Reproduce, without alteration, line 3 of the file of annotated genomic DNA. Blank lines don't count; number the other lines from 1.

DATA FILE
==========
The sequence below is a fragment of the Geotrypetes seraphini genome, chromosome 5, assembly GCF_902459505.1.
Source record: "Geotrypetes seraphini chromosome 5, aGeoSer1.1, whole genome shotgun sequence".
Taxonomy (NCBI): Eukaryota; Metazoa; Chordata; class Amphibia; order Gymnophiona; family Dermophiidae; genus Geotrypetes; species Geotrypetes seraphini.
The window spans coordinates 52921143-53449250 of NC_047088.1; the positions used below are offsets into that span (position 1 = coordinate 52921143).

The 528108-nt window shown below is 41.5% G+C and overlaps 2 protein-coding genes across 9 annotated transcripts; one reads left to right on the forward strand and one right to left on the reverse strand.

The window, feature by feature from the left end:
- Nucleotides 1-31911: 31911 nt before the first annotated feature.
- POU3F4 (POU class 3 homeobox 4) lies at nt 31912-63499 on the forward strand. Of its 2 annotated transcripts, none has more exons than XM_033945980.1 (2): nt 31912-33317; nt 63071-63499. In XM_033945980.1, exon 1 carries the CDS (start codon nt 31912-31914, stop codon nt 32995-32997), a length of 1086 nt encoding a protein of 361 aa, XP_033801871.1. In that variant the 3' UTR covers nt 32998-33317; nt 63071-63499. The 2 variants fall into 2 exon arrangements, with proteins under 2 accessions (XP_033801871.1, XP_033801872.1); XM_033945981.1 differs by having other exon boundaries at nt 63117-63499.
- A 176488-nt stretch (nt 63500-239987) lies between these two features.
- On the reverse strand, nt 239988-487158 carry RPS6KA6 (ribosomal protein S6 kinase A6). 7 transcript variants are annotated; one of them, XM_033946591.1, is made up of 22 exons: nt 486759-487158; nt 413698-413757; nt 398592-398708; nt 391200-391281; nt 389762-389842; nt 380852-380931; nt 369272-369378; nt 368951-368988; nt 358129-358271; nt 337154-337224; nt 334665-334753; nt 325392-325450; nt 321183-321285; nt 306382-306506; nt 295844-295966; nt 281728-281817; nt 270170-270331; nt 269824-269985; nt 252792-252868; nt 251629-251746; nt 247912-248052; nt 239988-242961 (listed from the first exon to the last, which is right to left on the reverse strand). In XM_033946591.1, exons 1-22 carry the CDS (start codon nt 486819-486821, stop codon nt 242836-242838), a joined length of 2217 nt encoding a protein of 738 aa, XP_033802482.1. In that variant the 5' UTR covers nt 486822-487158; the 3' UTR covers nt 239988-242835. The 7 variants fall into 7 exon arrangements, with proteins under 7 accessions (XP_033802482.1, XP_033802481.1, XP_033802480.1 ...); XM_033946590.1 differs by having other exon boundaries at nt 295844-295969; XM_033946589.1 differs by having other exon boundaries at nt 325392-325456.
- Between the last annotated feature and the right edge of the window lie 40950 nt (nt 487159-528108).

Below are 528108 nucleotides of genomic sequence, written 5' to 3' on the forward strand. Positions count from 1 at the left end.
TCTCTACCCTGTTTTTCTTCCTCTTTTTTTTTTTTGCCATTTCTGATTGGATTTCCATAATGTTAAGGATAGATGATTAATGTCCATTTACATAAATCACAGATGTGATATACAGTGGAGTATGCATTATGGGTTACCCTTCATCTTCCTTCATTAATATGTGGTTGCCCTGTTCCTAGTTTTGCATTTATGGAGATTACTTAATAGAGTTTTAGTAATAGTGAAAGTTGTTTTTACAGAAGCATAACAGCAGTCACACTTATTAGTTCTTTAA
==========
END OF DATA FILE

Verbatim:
Taxonomy (NCBI): Eukaryota; Metazoa; Chordata; class Amphibia; order Gymnophiona; family Dermophiidae; genus Geotrypetes; species Geotrypetes seraphini.